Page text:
The power and serendipity of Google Instant

By Felix Salmon
September 8, 2010
Tyler Cowen has yet to make up his mind about Google Instant: it's fun, he says, "but I find it distracting and it will lose me time in serendipitous diversions".

" data-share-img="" data-share="twitter,facebook,linkedin,reddit,google" data-share-count="true">

Tyler Cowen has yet to make up his mind about Google Instant: it’s fun, he says, “but I find it distracting and it will lose me time in serendipitous diversions”.

My initial reaction to that is one of incredulity: Tyler’s a blogger, which means that he more than most people gets real, immediate benefit from serendipitous diversions. More generally, while I’ve never been particularly persuaded by the complaint that searching on Google involves less serendipity than browsing in a physical library, it’s pretty obviously no bad thing if Google starts throwing up serendipitous-yet-germane results in real time. Think of it like the random mutations which power evolution.

Google’s Matt Cutts explains how this kind of thing can be extremely powerful:

I was recently researching a congressperson. With Google Instant, it was more visible to me that this congressperson had proposed an energy plan, so I refined my search to learn more, and quickly found myself reading a post on the congressperson’s blog that had been on page 2 of the search results.

Ben Gomes mentioned this during the Q&A, but with Google Instant I find myself digging into a query more. Take a query like [roth ira v]. That brings up Autocomplete suggestions like [roth ira vs traditional ira], [roth ira vanguard], and [roth ira vs 401k]. Suddenly I’m able to explore those queries more just by pressing the up/down arrow key. I can get a preview of what the results will be, add or subtract words to modify my query, and hit enter at any time… When I was in grad school, I had a professor who mentioned that peoples’ information need often change over the course of a search session. Google Instant makes that process even easier: people can dig into a topic and find out new areas to explore with very little work.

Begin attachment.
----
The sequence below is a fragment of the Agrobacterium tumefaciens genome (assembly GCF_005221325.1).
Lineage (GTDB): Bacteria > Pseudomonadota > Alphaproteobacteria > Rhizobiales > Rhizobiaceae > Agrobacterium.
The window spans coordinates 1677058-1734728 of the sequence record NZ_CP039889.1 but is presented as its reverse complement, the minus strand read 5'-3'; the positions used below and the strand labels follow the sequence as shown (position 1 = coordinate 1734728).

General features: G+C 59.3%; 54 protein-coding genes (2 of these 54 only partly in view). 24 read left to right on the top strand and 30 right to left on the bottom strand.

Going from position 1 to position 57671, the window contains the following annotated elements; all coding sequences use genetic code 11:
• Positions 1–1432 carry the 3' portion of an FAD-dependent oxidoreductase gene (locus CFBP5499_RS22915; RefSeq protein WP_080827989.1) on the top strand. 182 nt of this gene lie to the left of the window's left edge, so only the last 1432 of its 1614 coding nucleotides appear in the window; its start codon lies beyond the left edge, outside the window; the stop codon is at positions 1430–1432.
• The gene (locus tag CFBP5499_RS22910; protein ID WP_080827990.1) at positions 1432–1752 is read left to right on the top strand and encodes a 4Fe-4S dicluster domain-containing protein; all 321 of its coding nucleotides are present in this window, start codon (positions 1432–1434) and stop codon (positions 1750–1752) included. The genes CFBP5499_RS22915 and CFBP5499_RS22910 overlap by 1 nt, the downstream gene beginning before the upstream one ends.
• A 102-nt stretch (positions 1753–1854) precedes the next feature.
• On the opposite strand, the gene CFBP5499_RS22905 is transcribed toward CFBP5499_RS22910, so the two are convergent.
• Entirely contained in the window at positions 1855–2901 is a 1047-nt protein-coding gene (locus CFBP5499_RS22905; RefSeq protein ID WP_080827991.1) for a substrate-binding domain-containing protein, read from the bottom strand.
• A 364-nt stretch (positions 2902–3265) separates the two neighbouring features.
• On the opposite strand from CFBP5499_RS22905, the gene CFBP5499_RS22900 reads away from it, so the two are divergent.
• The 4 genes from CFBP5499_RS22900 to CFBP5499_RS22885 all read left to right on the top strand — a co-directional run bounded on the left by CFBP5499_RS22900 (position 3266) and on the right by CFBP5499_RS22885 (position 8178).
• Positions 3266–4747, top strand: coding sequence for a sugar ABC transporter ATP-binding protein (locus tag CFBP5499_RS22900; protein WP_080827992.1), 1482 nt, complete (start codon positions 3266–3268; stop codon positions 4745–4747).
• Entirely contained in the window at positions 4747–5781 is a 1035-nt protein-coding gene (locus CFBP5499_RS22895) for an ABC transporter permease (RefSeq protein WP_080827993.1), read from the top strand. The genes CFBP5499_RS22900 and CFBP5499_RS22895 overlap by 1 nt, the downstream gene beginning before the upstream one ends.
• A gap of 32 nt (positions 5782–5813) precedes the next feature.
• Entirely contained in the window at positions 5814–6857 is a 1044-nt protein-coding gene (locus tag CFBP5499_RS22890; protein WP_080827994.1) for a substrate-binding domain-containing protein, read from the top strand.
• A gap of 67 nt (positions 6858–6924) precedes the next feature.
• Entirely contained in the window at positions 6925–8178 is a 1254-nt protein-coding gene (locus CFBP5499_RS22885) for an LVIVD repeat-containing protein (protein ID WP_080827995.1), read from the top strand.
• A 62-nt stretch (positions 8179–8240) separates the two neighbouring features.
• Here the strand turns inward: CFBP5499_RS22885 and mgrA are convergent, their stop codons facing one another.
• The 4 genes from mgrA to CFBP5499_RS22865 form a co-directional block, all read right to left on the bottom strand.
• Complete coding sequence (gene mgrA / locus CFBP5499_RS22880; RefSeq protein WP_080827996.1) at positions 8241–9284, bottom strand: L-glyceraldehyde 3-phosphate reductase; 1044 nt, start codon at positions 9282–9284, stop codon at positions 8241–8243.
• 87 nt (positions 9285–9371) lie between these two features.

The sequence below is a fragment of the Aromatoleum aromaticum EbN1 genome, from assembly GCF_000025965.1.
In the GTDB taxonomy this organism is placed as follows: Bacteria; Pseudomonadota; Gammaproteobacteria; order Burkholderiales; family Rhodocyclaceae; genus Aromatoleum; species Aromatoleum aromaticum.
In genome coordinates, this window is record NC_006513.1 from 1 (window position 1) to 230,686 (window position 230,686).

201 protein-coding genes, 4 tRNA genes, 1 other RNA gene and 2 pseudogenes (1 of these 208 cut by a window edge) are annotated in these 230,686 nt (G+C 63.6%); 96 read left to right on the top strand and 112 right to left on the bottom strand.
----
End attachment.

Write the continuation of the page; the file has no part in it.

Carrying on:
So I think that Alexis Madrigal is worried about nothing here:

I worry that Google is driving more traffic to the most statistically probable searches. The most-trafficked ways of searching for something will get more trafficked. I wouldn’t be surprised to see the number of unique searches drop because people see something in the list that makes sense, even if it’s not exactly how they’d have put it.

This may only be a slight narrowing of our collective imagination, but it’s worth noting because it’s another way in which algorithmic suggestions or restrictions shape our behavior, even (or especially) when they are soft and/or useful.

It would be interesting to see Google quantify this effect: I’m sure they have the ability to do that. But my gut feeling is that, contra Madrigal, the most-trafficked ways of searching for something will actually get less trafficked. Lots of people are currently searching for that congressperson, or doing a general search on Roth IRA. Those searches are now going to get much more granular and useful. The tail might get a little bit thinner, although I doubt it. But the head is going to get much thinner. Which will have an overall positive effect when it comes to shaping our behavior: we’re going to be much less likely to just end up going to the sites at the top of the search results for the most popular terms. And that’s got to be a good thing.

2 comments

Comments are closed.